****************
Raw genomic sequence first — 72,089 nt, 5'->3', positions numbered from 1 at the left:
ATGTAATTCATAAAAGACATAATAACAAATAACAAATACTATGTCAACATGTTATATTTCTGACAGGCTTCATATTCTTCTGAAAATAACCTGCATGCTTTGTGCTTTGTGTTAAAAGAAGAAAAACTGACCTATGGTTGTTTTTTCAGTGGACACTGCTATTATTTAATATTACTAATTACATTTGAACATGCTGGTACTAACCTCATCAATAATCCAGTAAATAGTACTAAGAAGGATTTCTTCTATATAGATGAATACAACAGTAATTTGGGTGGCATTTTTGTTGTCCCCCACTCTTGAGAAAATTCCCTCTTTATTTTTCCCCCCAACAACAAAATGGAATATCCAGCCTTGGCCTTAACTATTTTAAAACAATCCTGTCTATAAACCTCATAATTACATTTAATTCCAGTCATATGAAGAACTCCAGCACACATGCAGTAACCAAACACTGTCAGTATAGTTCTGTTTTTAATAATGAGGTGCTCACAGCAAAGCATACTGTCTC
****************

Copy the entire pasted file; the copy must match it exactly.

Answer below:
Raw genomic sequence first — 72,089 nt, 5'->3', positions numbered from 1 at the left:
ATGTAATTCATAAAAGACATAATAACAAATAACAAATACTATGTCAACATGTTATATTTCTGACAGGCTTCATATTCTTCTGAAAATAACCTGCATGCTTTGTGCTTTGTGTTAAAAGAAGAAAAACTGACCTATGGTTGTTTTTTCAGTGGACACTGCTATTATTTAATATTACTAATTACATTTGAACATGCTGGTACTAACCTCATCAATAATCCAGTAAATAGTACTAAGAAGGATTTCTTCTATATAGATGAATACAACAGTAATTTGGGTGGCATTTTTGTTGTCCCCCACTCTTGAGAAAATTCCCTCTTTATTTTTCCCCCCAACAACAAAATGGAATATCCAGCCTTGGCCTTAACTATTTTAAAACAATCCTGTCTATAAACCTCATAATTACATTTAATTCCAGTCATATGAAGAACTCCAGCACACATGCAGTAACCAAACACTGTCAGTATAGTTCTGTTTTTAATAATGAGGTGCTCACAGCAAAGCATACTGTCTC